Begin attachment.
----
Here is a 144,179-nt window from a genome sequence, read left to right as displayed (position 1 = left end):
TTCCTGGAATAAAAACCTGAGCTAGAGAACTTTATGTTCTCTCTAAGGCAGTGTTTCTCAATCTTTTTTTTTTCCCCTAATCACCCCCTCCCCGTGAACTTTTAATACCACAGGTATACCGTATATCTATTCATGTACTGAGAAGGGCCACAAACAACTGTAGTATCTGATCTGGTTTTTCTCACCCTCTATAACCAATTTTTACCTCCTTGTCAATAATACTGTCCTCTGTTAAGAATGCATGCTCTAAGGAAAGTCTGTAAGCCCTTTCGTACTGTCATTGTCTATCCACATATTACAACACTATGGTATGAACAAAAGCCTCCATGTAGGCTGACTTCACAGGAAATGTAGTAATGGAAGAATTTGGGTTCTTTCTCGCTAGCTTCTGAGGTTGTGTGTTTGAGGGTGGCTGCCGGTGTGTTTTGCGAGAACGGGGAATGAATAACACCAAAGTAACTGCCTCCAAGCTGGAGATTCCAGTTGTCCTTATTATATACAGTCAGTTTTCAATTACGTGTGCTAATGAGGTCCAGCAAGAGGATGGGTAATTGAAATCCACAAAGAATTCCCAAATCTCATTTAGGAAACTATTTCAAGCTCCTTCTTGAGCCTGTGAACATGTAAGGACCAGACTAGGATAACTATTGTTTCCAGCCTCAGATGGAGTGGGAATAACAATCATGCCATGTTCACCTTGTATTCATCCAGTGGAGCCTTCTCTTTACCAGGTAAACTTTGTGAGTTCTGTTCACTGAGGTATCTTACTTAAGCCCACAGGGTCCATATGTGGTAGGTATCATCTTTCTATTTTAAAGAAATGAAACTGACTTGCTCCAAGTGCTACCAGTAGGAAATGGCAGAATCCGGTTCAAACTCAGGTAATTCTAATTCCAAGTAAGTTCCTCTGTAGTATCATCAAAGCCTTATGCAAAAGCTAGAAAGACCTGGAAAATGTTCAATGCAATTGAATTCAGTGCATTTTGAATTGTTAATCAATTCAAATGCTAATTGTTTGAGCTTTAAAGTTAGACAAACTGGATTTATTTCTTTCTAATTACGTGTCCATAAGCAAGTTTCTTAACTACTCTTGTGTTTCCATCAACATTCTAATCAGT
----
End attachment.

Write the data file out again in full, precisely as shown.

Here is a 144,179-nt window from a genome sequence, read left to right as displayed (position 1 = left end):
TTCCTGGAATAAAAACCTGAGCTAGAGAACTTTATGTTCTCTCTAAGGCAGTGTTTCTCAATCTTTTTTTTTTCCCCTAATCACCCCCTCCCCGTGAACTTTTAATACCACAGGTATACCGTATATCTATTCATGTACTGAGAAGGGCCACAAACAACTGTAGTATCTGATCTGGTTTTTCTCACCCTCTATAACCAATTTTTACCTCCTTGTCAATAATACTGTCCTCTGTTAAGAATGCATGCTCTAAGGAAAGTCTGTAAGCCCTTTCGTACTGTCATTGTCTATCCACATATTACAACACTATGGTATGAACAAAAGCCTCCATGTAGGCTGACTTCACAGGAAATGTAGTAATGGAAGAATTTGGGTTCTTTCTCGCTAGCTTCTGAGGTTGTGTGTTTGAGGGTGGCTGCCGGTGTGTTTTGCGAGAACGGGGAATGAATAACACCAAAGTAACTGCCTCCAAGCTGGAGATTCCAGTTGTCCTTATTATATACAGTCAGTTTTCAATTACGTGTGCTAATGAGGTCCAGCAAGAGGATGGGTAATTGAAATCCACAAAGAATTCCCAAATCTCATTTAGGAAACTATTTCAAGCTCCTTCTTGAGCCTGTGAACATGTAAGGACCAGACTAGGATAACTATTGTTTCCAGCCTCAGATGGAGTGGGAATAACAATCATGCCATGTTCACCTTGTATTCATCCAGTGGAGCCTTCTCTTTACCAGGTAAACTTTGTGAGTTCTGTTCACTGAGGTATCTTACTTAAGCCCACAGGGTCCATATGTGGTAGGTATCATCTTTCTATTTTAAAGAAATGAAACTGACTTGCTCCAAGTGCTACCAGTAGGAAATGGCAGAATCCGGTTCAAACTCAGGTAATTCTAATTCCAAGTAAGTTCCTCTGTAGTATCATCAAAGCCTTATGCAAAAGCTAGAAAGACCTGGAAAATGTTCAATGCAATTGAATTCAGTGCATTTTGAATTGTTAATCAATTCAAATGCTAATTGTTTGAGCTTTAAAGTTAGACAAACTGGATTTATTTCTTTCTAATTACGTGTCCATAAGCAAGTTTCTTAACTACTCTTGTGTTTCCATCAACATTCTAATCAGT